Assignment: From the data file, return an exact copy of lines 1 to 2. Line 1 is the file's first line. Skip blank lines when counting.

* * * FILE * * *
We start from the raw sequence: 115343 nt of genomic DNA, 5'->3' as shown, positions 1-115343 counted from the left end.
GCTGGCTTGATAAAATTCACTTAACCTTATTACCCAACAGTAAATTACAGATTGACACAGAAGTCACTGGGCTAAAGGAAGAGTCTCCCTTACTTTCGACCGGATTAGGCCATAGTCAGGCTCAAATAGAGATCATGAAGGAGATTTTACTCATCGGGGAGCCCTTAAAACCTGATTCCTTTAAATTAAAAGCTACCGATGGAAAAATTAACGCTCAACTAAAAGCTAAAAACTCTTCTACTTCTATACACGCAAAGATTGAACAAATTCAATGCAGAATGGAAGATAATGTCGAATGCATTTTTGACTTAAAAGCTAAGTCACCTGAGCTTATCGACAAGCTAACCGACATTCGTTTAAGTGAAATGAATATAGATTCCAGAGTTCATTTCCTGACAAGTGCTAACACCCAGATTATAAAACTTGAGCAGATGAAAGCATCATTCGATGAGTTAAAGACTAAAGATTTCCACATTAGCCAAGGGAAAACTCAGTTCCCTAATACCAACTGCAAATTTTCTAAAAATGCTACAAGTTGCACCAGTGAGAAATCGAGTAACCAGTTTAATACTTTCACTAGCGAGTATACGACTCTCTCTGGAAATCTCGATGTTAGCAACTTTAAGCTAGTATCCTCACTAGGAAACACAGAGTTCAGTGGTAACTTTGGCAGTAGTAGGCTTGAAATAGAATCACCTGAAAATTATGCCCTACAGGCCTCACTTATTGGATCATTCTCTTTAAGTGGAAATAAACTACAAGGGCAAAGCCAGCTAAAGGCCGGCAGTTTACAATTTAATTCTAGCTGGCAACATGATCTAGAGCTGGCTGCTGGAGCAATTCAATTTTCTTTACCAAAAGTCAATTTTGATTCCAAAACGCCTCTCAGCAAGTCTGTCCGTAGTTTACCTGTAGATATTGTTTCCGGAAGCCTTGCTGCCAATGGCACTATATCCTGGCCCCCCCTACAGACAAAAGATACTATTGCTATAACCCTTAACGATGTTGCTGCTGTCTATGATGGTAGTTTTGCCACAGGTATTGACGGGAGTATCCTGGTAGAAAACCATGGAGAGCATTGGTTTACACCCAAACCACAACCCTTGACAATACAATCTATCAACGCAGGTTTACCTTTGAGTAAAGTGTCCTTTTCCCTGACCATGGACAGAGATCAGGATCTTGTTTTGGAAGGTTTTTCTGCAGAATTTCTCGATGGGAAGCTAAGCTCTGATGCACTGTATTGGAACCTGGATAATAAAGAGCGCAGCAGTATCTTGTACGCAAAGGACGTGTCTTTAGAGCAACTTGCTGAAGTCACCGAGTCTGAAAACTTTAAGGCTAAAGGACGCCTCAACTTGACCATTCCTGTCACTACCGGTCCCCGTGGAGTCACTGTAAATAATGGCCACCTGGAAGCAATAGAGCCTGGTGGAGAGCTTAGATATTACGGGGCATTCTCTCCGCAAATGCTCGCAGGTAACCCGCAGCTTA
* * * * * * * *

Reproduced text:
We start from the raw sequence: 115343 nt of genomic DNA, 5'->3' as shown, positions 1-115343 counted from the left end.
GCTGGCTTGATAAAATTCACTTAACCTTATTACCCAACAGTAAATTACAGATTGACACAGAAGTCACTGGGCTAAAGGAAGAGTCTCCCTTACTTTCGACCGGATTAGGCCATAGTCAGGCTCAAATAGAGATCATGAAGGAGATTTTACTCATCGGGGAGCCCTTAAAACCTGATTCCTTTAAATTAAAAGCTACCGATGGAAAAATTAACGCTCAACTAAAAGCTAAAAACTCTTCTACTTCTATACACGCAAAGATTGAACAAATTCAATGCAGAATGGAAGATAATGTCGAATGCATTTTTGACTTAAAAGCTAAGTCACCTGAGCTTATCGACAAGCTAACCGACATTCGTTTAAGTGAAATGAATATAGATTCCAGAGTTCATTTCCTGACAAGTGCTAACACCCAGATTATAAAACTTGAGCAGATGAAAGCATCATTCGATGAGTTAAAGACTAAAGATTTCCACATTAGCCAAGGGAAAACTCAGTTCCCTAATACCAACTGCAAATTTTCTAAAAATGCTACAAGTTGCACCAGTGAGAAATCGAGTAACCAGTTTAATACTTTCACTAGCGAGTATACGACTCTCTCTGGAAATCTCGATGTTAGCAACTTTAAGCTAGTATCCTCACTAGGAAACACAGAGTTCAGTGGTAACTTTGGCAGTAGTAGGCTTGAAATAGAATCACCTGAAAATTATGCCCTACAGGCCTCACTTATTGGATCATTCTCTTTAAGTGGAAATAAACTACAAGGGCAAAGCCAGCTAAAGGCCGGCAGTTTACAATTTAATTCTAGCTGGCAACATGATCTAGAGCTGGCTGCTGGAGCAATTCAATTTTCTTTACCAAAAGTCAATTTTGATTCCAAAACGCCTCTCAGCAAGTCTGTCCGTAGTTTACCTGTAGATATTGTTTCCGGAAGCCTTGCTGCCAATGGCACTATATCCTGGCCCCCCCTACAGACAAAAGATACTATTGCTATAACCCTTAACGATGTTGCTGCTGTCTATGATGGTAGTTTTGCCACAGGTATTGACGGGAGTATCCTGGTAGAAAACCATGGAGAGCATTGGTTTACACCCAAACCACAACCCTTGACAATACAATCTATCAACGCAGGTTTACCTTTGAGTAAAGTGTCCTTTTCCCTGACCATGGACAGAGATCAGGATCTTGTTTTGGAAGGTTTTTCTGCAGAATTTCTCGATGGGAAGCTAAGCTCTGATGCACTGTATTGGAACCTGGATAATAAAGAGCGCAGCAGTATCTTGTACGCAAAGGACGTGTCTTTAGAGCAACTTGCTGAAGTCACCGAGTCTGAAAACTTTAAGGCTAAAGGACGCCTCAACTTGACCATTCCTGTCACTACCGGTCCCCGTGGAGTCACTGTAAATAATGGCCACCTGGAAGCAATAGAGCCTGGTGGAGAGCTTAGATATTACGGGGCATTCTCTCCGCAAATGCTCGCAGGTAACCCGCAGCTTA